- The 1998 Reauthorization of the Higher Education Act requires the University to calculate a Return of Federal Student Aid Funds if you withdraw (officially or unofficially) from all courses on or before attending 60 percent of the semester.
- With a pro rata schedule, the percentage of the semester attended is used to calculate the amount of your earned/unearned federal student aid funds. The percentage of semester attended is calculated by using the number of days the student attended and the total number of days in the semester.
- The unearned portion of your federal student aid funds will be returned to the appropriate aid program(s). The funds are returned in the following order:
- Federal Direct Unsubsidized Stafford Loan
- Federal Direct Subsidized Stafford Loan
- Federal Perkins Loan
- Federal Graduate PLUS Loan
- Federal Direct Parent PLUS Loan
- Federal Pell Grant
- Federal Academic Competitiveness Grant (ACG)
- National SMART Grant
- Federal Supplemental Educational Opportunity Grant (SEOG)
You are responsible for payment of any balance due after the required return of federal student aid funds.
If you stop attending all of your classes without officially withdrawing, you will be subject to returning your federal student aid funds at the end of the semester, based on the withdrawal date or last documented date of attendance as determined by Penn State.
Return of State Grant Funds
After you satisfy the return of all required federal student aid funds, any balance remaining on your account from tuition and fee adjustments will be returned to PHEAA, based on the following PHEAA refund calculation:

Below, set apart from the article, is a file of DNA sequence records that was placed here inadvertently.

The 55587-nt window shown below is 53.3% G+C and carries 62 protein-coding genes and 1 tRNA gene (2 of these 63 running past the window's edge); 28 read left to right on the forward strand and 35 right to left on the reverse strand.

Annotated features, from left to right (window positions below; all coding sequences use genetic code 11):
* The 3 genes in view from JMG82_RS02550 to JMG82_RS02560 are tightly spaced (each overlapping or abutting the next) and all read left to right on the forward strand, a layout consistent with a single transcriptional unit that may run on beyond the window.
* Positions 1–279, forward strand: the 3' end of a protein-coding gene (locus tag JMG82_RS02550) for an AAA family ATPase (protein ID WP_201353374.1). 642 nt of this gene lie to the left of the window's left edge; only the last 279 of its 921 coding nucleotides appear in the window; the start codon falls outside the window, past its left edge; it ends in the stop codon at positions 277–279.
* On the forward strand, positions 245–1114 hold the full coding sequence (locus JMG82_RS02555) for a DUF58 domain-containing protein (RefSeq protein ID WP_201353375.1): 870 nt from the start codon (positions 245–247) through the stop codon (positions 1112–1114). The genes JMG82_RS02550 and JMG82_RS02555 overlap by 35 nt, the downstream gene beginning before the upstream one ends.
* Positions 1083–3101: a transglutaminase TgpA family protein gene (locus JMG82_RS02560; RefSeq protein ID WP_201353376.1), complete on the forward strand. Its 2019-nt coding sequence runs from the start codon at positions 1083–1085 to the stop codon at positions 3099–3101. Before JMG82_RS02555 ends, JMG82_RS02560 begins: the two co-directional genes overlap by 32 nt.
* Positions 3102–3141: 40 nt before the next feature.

(Tuition adjustment ÷ Full-time tuition) x PHEAA grant = PHEAA refund
The PHEAA grant refund will never exceed the amount of the PHEAA grant. Your account will not be debited to satisfy the PHEAA grant refund.
Return of Institutional and Other Aid Funds
After the PHEAA grant refund is satisfied, any balance remaining in your account from all tuition and fee adjustments will be returned to all other aid sources, based on the following “other aid” refund calculation:
(Other aid disbursed ÷ total aid disbursed) x adjustment = refund to other aid source
Any other aid refund will be distributed to the appropriate aid sources as follows:
- Short-term loan (not considered in aid calculation)
- University loans
- University scholarships
- Other grants
- Private scholarship
Other aid sources should be adjusted up to the amount of each aid source. Your account will not be debited to satisfy the “other aid” refund.
Credit Balances after Required Aid Funds Have Been Returned
If a credit balance remains in your account after the return of the required federal student aid funds, state grant funds, and institutional and other aid funds, the balance will be distributed according to the following priorities:
- Student, up to the amount the student paid for the semester
- Student loans
- Student grants and scholarships
Policy for Retroactive Withdrawals
Undergraduate students can find general information on the petition process for retroactive withdrawals in the University Undergraduate Advising Handbook. If you have questions or would like to begin the process, you should talk with your academic adviser.